Harsher penalties for speeding motorists are due to come into effect next week.
The guidelines will be used to sentence offenders in magistrates' courts across England and Wales from Monday April 24.
However, concern has been raised that there is a a declining number of dedicated road traffic police officers to deal with potential offenders.
The Sentencing Council has increased the penalty for the top band of seriousness with the aim of ensuring there is a clear increase in fine level as the seriousness of offending increases.
This means fines for these offenders will have a starting point of 150% of weekly income rather than the existing level of 100%.
The law sets maximum fines for speeding, so fines cannot exceed these. The maximum fine for speeding is £1000, unless it takes place on a motorway, in which case it is £2500.
Or if motorists are caught going between 31 and 40mph in a 30mph zone, they will get three penalty points and a fine of between 25 and 75% of the weekly income.
The Sentencing Council said the move to increase penalties aims to ensure there is a “clear increase in penalty as the seriousness of offending increases”.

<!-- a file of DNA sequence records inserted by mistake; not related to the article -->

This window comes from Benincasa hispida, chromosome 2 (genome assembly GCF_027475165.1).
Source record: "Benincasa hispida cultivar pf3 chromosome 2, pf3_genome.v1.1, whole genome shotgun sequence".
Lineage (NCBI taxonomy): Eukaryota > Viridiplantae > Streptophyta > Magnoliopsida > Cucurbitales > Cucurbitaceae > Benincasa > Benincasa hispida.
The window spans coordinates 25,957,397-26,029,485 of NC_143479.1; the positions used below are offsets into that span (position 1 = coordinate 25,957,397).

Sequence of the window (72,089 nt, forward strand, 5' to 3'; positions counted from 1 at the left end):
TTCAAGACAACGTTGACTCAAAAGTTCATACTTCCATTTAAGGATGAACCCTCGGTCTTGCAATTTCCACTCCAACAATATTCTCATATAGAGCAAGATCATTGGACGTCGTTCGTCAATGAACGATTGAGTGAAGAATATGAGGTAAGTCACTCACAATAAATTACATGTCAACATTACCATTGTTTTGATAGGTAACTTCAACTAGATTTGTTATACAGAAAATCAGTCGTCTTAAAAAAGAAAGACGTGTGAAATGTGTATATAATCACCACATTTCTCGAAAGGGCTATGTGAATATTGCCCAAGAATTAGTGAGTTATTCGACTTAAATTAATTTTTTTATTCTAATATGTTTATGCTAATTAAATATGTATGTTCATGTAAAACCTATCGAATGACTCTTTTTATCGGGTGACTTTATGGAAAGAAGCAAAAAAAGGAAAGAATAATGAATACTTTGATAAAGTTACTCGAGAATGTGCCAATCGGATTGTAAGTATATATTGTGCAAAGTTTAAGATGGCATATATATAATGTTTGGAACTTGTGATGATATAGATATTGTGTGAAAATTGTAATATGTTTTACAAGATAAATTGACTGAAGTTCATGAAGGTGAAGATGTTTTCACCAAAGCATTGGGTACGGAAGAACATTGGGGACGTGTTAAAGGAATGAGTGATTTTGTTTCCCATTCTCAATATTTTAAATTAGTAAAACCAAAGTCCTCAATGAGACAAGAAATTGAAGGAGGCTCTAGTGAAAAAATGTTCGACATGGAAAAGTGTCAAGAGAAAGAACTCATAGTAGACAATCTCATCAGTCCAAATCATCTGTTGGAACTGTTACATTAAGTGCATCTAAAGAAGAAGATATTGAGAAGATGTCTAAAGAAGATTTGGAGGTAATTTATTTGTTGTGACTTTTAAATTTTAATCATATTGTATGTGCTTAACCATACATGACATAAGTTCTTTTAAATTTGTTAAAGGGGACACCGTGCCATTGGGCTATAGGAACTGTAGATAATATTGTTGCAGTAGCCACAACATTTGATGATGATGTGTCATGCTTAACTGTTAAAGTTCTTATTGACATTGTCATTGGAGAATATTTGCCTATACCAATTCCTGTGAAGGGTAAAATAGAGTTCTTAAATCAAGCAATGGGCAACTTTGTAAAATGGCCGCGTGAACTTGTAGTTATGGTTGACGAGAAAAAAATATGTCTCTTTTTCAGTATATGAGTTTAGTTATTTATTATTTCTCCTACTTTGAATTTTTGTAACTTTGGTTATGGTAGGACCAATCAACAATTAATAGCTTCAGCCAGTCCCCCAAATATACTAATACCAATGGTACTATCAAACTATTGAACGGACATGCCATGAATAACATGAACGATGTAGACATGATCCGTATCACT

It follows responses to a consultation arguing previous guidelines did not properly take into account the increase in potential harm that can result as speed above the limit rises.
RAC road safety spokesman, Pete Williams, welcomed the change on speeding.
He said: “Anyone who breaks the limit excessively is a danger to every other road user and is unnecessarily putting lives at risk.
“Hopefully, hitting these offenders harder in the pocket will make them think twice before doing it again in the future.
“While greater sentences for excessive speeders are obviously a deterrent, the best deterrent of all is more effective enforcement.”
Louise Ellman, chair of the Commons Transport Committee, welcomed the change regarding speeding penalties.
“However, for enforcement to be successful, there must be the likelihood that offenders will be caught and prosecuted,” she said.
She added a declining number of dedicated road traffic police officers is of “real concern”.
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